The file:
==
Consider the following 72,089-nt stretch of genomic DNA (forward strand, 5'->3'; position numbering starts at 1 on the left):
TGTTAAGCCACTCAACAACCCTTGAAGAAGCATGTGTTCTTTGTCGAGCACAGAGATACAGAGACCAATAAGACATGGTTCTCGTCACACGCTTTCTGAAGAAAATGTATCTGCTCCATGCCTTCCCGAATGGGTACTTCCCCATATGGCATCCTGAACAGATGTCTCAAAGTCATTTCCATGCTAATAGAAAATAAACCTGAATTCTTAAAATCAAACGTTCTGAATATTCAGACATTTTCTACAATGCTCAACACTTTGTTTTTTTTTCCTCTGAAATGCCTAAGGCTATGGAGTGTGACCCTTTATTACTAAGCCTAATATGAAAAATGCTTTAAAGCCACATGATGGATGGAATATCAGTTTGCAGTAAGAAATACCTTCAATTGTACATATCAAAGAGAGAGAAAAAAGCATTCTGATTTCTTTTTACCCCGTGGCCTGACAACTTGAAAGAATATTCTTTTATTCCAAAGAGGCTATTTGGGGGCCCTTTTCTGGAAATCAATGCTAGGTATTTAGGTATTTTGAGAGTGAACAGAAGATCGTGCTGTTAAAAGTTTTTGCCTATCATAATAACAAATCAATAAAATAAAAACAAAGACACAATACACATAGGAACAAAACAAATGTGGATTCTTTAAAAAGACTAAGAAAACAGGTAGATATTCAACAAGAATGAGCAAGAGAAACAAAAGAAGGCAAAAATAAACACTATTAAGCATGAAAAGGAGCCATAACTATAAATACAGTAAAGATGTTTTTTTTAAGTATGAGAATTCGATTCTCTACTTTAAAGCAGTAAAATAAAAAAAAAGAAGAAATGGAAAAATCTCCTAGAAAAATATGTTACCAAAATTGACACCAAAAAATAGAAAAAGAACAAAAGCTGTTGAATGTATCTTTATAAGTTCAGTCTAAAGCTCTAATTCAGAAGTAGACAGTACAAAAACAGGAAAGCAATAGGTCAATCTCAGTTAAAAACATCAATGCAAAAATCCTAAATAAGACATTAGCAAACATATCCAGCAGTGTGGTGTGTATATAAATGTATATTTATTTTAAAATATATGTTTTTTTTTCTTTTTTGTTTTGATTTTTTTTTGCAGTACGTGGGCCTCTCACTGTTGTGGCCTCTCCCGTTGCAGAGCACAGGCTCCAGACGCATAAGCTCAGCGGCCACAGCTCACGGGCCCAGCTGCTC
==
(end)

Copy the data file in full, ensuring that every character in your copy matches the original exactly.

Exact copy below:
Consider the following 72,089-nt stretch of genomic DNA (forward strand, 5'->3'; position numbering starts at 1 on the left):
TGTTAAGCCACTCAACAACCCTTGAAGAAGCATGTGTTCTTTGTCGAGCACAGAGATACAGAGACCAATAAGACATGGTTCTCGTCACACGCTTTCTGAAGAAAATGTATCTGCTCCATGCCTTCCCGAATGGGTACTTCCCCATATGGCATCCTGAACAGATGTCTCAAAGTCATTTCCATGCTAATAGAAAATAAACCTGAATTCTTAAAATCAAACGTTCTGAATATTCAGACATTTTCTACAATGCTCAACACTTTGTTTTTTTTTCCTCTGAAATGCCTAAGGCTATGGAGTGTGACCCTTTATTACTAAGCCTAATATGAAAAATGCTTTAAAGCCACATGATGGATGGAATATCAGTTTGCAGTAAGAAATACCTTCAATTGTACATATCAAAGAGAGAGAAAAAAGCATTCTGATTTCTTTTTACCCCGTGGCCTGACAACTTGAAAGAATATTCTTTTATTCCAAAGAGGCTATTTGGGGGCCCTTTTCTGGAAATCAATGCTAGGTATTTAGGTATTTTGAGAGTGAACAGAAGATCGTGCTGTTAAAAGTTTTTGCCTATCATAATAACAAATCAATAAAATAAAAACAAAGACACAATACACATAGGAACAAAACAAATGTGGATTCTTTAAAAAGACTAAGAAAACAGGTAGATATTCAACAAGAATGAGCAAGAGAAACAAAAGAAGGCAAAAATAAACACTATTAAGCATGAAAAGGAGCCATAACTATAAATACAGTAAAGATGTTTTTTTTAAGTATGAGAATTCGATTCTCTACTTTAAAGCAGTAAAATAAAAAAAAAGAAGAAATGGAAAAATCTCCTAGAAAAATATGTTACCAAAATTGACACCAAAAAATAGAAAAAGAACAAAAGCTGTTGAATGTATCTTTATAAGTTCAGTCTAAAGCTCTAATTCAGAAGTAGACAGTACAAAAACAGGAAAGCAATAGGTCAATCTCAGTTAAAAACATCAATGCAAAAATCCTAAATAAGACATTAGCAAACATATCCAGCAGTGTGGTGTGTATATAAATGTATATTTATTTTAAAATATATGTTTTTTTTTCTTTTTTGTTTTGATTTTTTTTTGCAGTACGTGGGCCTCTCACTGTTGTGGCCTCTCCCGTTGCAGAGCACAGGCTCCAGACGCATAAGCTCAGCGGCCACAGCTCACGGGCCCAGCTGCTC